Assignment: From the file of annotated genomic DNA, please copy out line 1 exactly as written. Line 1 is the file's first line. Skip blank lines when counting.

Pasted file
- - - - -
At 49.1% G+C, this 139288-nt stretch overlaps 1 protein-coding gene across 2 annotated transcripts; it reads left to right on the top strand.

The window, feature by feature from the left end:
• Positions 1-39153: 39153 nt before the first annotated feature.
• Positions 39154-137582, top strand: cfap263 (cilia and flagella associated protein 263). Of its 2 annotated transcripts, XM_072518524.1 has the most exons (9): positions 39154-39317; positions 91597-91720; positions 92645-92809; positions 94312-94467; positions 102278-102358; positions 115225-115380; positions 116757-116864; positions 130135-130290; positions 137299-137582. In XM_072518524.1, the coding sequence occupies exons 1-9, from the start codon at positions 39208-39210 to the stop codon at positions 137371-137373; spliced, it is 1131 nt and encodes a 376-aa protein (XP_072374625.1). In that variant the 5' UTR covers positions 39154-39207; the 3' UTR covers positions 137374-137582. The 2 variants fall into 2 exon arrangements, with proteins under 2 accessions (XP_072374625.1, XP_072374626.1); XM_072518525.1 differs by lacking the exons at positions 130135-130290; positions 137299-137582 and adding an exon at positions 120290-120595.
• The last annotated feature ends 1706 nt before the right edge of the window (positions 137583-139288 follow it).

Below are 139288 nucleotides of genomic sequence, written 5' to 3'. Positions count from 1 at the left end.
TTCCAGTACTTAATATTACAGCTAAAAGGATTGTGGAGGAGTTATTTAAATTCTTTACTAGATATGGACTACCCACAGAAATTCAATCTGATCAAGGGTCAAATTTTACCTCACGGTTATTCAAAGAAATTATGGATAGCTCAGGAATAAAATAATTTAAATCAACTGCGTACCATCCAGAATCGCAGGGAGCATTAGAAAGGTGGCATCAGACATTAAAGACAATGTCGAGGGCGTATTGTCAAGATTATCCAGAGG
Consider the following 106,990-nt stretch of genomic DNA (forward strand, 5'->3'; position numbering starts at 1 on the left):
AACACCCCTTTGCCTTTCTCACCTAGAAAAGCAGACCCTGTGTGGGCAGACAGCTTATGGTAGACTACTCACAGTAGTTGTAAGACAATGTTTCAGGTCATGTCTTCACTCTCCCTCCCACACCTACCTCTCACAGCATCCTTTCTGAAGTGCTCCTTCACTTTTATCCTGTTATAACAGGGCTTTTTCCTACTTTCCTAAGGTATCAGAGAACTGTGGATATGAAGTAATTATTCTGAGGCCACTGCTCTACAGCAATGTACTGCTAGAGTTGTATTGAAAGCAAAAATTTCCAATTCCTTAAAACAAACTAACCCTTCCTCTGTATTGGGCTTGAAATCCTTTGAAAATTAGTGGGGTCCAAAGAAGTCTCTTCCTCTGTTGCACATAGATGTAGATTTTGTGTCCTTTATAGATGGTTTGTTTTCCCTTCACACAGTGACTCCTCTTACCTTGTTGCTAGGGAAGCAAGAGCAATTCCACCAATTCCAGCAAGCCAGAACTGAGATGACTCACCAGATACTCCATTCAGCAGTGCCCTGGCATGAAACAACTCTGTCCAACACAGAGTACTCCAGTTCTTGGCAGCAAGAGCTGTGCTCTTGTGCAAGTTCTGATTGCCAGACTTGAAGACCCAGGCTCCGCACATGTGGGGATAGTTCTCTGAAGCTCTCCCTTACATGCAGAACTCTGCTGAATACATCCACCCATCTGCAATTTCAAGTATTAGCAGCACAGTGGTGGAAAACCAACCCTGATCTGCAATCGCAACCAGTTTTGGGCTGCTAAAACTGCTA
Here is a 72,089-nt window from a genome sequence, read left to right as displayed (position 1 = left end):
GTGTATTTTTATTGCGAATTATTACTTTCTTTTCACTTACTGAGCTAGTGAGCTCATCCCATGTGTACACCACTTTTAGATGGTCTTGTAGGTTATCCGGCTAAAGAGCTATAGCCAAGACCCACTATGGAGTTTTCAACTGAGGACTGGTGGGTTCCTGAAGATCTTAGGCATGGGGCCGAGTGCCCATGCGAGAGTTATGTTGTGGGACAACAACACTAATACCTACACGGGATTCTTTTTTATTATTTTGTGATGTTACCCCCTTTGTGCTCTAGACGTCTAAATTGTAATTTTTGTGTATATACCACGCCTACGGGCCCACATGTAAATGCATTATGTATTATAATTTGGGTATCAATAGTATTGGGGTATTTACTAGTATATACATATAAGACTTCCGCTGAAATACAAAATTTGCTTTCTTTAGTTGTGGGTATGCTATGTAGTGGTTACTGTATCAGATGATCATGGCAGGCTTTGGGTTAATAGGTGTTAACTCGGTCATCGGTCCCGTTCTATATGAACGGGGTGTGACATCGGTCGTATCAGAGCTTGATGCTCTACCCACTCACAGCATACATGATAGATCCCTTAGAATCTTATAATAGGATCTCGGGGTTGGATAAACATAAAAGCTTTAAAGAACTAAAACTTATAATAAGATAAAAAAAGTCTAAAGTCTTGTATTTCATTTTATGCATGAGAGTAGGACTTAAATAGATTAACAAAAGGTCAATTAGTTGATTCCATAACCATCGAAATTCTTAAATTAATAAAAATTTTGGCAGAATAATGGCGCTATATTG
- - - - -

At 49.1% G+C, this 139288-nt stretch overlaps 1 protein-coding gene across 2 annotated transcripts; it reads left to right on the top strand.